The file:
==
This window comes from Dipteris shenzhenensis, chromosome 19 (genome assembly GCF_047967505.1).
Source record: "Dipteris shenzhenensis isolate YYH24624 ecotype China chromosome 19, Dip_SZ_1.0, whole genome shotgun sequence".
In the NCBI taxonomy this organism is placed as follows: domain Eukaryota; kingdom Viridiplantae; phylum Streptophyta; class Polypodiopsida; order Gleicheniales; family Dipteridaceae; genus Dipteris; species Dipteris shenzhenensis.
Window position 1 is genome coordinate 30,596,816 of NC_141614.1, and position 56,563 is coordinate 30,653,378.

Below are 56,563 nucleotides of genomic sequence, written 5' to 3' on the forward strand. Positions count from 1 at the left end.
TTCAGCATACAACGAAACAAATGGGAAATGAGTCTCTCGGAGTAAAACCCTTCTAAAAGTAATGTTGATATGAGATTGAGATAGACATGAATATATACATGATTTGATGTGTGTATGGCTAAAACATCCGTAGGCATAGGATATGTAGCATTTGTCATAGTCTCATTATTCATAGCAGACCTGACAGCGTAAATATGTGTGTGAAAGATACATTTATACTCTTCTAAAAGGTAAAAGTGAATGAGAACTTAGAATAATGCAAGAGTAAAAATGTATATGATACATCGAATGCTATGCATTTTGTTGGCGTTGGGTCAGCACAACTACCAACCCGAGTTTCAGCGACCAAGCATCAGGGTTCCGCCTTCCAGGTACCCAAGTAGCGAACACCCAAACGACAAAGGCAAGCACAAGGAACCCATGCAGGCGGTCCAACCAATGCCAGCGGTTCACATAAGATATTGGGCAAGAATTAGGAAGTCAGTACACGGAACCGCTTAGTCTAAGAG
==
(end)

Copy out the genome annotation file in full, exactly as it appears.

This window comes from Dipteris shenzhenensis, chromosome 19 (genome assembly GCF_047967505.1).
Source record: "Dipteris shenzhenensis isolate YYH24624 ecotype China chromosome 19, Dip_SZ_1.0, whole genome shotgun sequence".
In the NCBI taxonomy this organism is placed as follows: domain Eukaryota; kingdom Viridiplantae; phylum Streptophyta; class Polypodiopsida; order Gleicheniales; family Dipteridaceae; genus Dipteris; species Dipteris shenzhenensis.
Window position 1 is genome coordinate 30,596,816 of NC_141614.1, and position 56,563 is coordinate 30,653,378.

Below are 56,563 nucleotides of genomic sequence, written 5' to 3' on the forward strand. Positions count from 1 at the left end.
TTCAGCATACAACGAAACAAATGGGAAATGAGTCTCTCGGAGTAAAACCCTTCTAAAAGTAATGTTGATATGAGATTGAGATAGACATGAATATATACATGATTTGATGTGTGTATGGCTAAAACATCCGTAGGCATAGGATATGTAGCATTTGTCATAGTCTCATTATTCATAGCAGACCTGACAGCGTAAATATGTGTGTGAAAGATACATTTATACTCTTCTAAAAGGTAAAAGTGAATGAGAACTTAGAATAATGCAAGAGTAAAAATGTATATGATACATCGAATGCTATGCATTTTGTTGGCGTTGGGTCAGCACAACTACCAACCCGAGTTTCAGCGACCAAGCATCAGGGTTCCGCCTTCCAGGTACCCAAGTAGCGAACACCCAAACGACAAAGGCAAGCACAAGGAACCCATGCAGGCGGTCCAACCAATGCCAGCGGTTCACATAAGATATTGGGCAAGAATTAGGAAGTCAGTACACGGAACCGCTTAGTCTAAGAG